Boil peas, together with 3 whole stems of mint, until cooked (times vary from brand to brand).

Drain, removing and discarding mint.

Using a fork, coarsely mash half of the peas.

Melt butter in pan over a low heat and cook chopped chillies for a few seconds.

Add mashed peas, whole peas and chopped mint, stirring to combine well.

Serve.

x

The food week that was – 23/03/15

This was yet another shitty week in the day job so it’s a really good thing I’d made myself food accountable in last week’s meals post, otherwise we’d have almost definitely bowed to laziness and another week of dire dinners.

As it was we managed a passable imitation of being responsible adults, putting together mostly decent meals, at approximately expected/accepted meal times.
Spud and beansMonday: Having declared that this week would be full of culinary thrills, we started the week with a really basic meal of baked spuds, cheese and beans.   A sprinkling of chives gave a gentle oniony flavour lift, a touch of colour, and a nod towards actually making an effort.

Camembert, leeks and bacon Tuesday: I was half way through making a leek, bacon and Stilton quiche when I found a mini Camembert lolling at the side of the cheese box.  A quick consult with Barn to check he was open to some food experimentation, and the leek and bacon Camembert melt was born.

Cut CamembertMini Camembert cheese, studded with garlic, surrounded by sautéed leeks and bacon, and baked on a shortcrust pastry base.  Served with roasted carrots and parsnips, and wilted spinach.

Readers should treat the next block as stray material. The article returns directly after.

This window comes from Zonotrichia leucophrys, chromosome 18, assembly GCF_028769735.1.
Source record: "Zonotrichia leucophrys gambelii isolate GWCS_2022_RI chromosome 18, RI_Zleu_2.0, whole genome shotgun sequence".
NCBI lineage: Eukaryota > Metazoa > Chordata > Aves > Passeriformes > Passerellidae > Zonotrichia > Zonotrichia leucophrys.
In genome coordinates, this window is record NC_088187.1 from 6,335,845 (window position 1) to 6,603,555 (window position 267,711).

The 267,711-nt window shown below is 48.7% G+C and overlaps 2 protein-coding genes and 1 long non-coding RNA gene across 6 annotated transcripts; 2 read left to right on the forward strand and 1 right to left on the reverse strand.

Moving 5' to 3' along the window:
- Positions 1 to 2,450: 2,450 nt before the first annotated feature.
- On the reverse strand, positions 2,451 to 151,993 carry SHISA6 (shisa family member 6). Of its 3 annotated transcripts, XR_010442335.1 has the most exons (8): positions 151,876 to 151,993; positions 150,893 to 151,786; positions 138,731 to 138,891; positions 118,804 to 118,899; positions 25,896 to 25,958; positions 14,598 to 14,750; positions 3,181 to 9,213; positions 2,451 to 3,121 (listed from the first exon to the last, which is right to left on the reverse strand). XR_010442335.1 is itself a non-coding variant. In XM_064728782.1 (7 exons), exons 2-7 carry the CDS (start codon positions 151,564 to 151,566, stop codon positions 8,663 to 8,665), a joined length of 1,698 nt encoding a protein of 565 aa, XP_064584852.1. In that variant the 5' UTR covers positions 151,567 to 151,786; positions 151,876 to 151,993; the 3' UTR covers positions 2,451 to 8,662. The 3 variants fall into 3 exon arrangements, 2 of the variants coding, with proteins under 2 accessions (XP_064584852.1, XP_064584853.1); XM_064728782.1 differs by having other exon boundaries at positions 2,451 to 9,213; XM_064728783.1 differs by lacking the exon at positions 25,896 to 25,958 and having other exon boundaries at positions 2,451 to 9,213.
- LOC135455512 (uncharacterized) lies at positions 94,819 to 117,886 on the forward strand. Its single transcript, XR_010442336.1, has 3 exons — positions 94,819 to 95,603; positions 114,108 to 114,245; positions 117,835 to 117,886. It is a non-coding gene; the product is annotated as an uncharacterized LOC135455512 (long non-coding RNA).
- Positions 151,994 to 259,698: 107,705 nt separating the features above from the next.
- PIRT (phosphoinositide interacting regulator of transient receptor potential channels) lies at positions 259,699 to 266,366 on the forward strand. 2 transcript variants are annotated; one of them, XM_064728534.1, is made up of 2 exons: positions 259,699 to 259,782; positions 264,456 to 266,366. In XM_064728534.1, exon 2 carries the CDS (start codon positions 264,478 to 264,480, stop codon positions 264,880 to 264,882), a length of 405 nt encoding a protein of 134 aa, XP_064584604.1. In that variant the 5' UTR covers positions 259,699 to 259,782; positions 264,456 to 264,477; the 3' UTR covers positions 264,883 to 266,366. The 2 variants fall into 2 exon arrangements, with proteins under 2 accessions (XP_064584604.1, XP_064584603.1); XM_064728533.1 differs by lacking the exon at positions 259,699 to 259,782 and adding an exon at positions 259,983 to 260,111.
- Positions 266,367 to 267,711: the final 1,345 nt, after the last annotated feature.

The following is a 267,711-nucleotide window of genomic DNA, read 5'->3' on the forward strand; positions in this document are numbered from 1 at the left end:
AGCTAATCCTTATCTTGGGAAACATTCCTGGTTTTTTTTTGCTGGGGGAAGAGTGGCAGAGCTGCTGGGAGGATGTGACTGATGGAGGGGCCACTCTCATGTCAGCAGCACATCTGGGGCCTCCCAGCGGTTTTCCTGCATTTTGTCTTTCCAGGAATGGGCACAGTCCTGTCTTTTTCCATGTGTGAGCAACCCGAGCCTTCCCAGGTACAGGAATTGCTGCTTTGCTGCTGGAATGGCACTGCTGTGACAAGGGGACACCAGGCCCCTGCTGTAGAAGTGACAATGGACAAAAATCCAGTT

There’s a lot I would change about this – use puff pastry instead of shortcrust, use less bacon, make them individual – but as an off the cuff experiment it worked out ok.  Loved the way the melted cheese spilled out, creating a sauce for the veggies.

Malaysian beef curryWednesday: Making mid-week better with a hot and spicy Malaysian beef curry on jasmine rice.

Butternut squash risottoThursday: Creamy risotto with roast butternut squash and black olives, finished with a drizzle of lemon infused olive oil and a generous sprinkling of chopped, fresh basil.  On the side, watercress, tomato and cucumber salad, topped with toasted sunflower seeds and dressed with balsamic vinegar.

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The food week that was – 16/03/15